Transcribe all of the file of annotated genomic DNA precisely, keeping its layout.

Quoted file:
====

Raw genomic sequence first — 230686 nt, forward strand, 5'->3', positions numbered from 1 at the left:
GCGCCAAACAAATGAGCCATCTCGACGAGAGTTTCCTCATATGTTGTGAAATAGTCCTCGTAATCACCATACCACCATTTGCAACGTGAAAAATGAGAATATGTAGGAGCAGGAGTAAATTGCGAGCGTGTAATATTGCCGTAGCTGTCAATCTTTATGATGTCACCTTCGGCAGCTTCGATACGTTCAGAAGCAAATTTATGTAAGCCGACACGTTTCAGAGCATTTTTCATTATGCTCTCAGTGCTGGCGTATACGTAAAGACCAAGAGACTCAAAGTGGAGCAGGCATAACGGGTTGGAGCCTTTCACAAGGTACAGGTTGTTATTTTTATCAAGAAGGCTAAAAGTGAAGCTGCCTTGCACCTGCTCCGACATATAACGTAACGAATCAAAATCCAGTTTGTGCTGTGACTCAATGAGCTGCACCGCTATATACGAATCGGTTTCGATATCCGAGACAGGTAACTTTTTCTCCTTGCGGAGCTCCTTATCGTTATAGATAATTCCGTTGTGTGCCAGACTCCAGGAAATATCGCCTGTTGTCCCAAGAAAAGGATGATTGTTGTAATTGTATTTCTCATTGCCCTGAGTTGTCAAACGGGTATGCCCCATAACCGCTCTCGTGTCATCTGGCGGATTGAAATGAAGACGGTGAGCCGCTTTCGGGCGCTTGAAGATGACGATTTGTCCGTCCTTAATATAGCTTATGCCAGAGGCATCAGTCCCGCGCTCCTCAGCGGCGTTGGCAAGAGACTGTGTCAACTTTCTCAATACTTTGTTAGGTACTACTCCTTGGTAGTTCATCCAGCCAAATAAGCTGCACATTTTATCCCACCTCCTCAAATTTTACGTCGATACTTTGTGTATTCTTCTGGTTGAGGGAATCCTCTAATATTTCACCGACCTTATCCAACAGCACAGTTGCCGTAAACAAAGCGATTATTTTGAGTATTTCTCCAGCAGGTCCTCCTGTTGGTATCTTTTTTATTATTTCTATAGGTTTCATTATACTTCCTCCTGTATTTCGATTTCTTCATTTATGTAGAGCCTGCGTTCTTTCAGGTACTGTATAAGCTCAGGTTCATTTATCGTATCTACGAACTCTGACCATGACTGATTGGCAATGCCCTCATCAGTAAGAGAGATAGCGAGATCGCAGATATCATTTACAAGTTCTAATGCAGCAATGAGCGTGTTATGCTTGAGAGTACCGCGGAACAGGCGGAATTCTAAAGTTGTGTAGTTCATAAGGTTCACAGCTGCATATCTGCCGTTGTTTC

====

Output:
Raw genomic sequence first — 230686 nt, forward strand, 5'->3', positions numbered from 1 at the left:
GCGCCAAACAAATGAGCCATCTCGACGAGAGTTTCCTCATATGTTGTGAAATAGTCCTCGTAATCACCATACCACCATTTGCAACGTGAAAAATGAGAATATGTAGGAGCAGGAGTAAATTGCGAGCGTGTAATATTGCCGTAGCTGTCAATCTTTATGATGTCACCTTCGGCAGCTTCGATACGTTCAGAAGCAAATTTATGTAAGCCGACACGTTTCAGAGCATTTTTCATTATGCTCTCAGTGCTGGCGTATACGTAAAGACCAAGAGACTCAAAGTGGAGCAGGCATAACGGGTTGGAGCCTTTCACAAGGTACAGGTTGTTATTTTTATCAAGAAGGCTAAAAGTGAAGCTGCCTTGCACCTGCTCCGACATATAACGTAACGAATCAAAATCCAGTTTGTGCTGTGACTCAATGAGCTGCACCGCTATATACGAATCGGTTTCGATATCCGAGACAGGTAACTTTTTCTCCTTGCGGAGCTCCTTATCGTTATAGATAATTCCGTTGTGTGCCAGACTCCAGGAAATATCGCCTGTTGTCCCAAGAAAAGGATGATTGTTGTAATTGTATTTCTCATTGCCCTGAGTTGTCAAACGGGTATGCCCCATAACCGCTCTCGTGTCATCTGGCGGATTGAAATGAAGACGGTGAGCCGCTTTCGGGCGCTTGAAGATGACGATTTGTCCGTCCTTAATATAGCTTATGCCAGAGGCATCAGTCCCGCGCTCCTCAGCGGCGTTGGCAAGAGACTGTGTCAACTTTCTCAATACTTTGTTAGGTACTACTCCTTGGTAGTTCATCCAGCCAAATAAGCTGCACATTTTATCCCACCTCCTCAAATTTTACGTCGATACTTTGTGTATTCTTCTGGTTGAGGGAATCCTCTAATATTTCACCGACCTTATCCAACAGCACAGTTGCCGTAAACAAAGCGATTATTTTGAGTATTTCTCCAGCAGGTCCTCCTGTTGGTATCTTTTTTATTATTTCTATAGGTTTCATTATACTTCCTCCTGTATTTCGATTTCTTCATTTATGTAGAGCCTGCGTTCTTTCAGGTACTGTATAAGCTCAGGTTCATTTATCGTATCTACGAACTCTGACCATGACTGATTGGCAATGCCCTCATCAGTAAGAGAGATAGCGAGATCGCAGATATCATTTACAAGTTCTAATGCAGCAATGAGCGTGTTATGCTTGAGAGTACCGCGGAACAGGCGGAATTCTAAAGTTGTGTAGTTCATAAGGTTCACAGCTGCATATCTGCCGTTGTTTC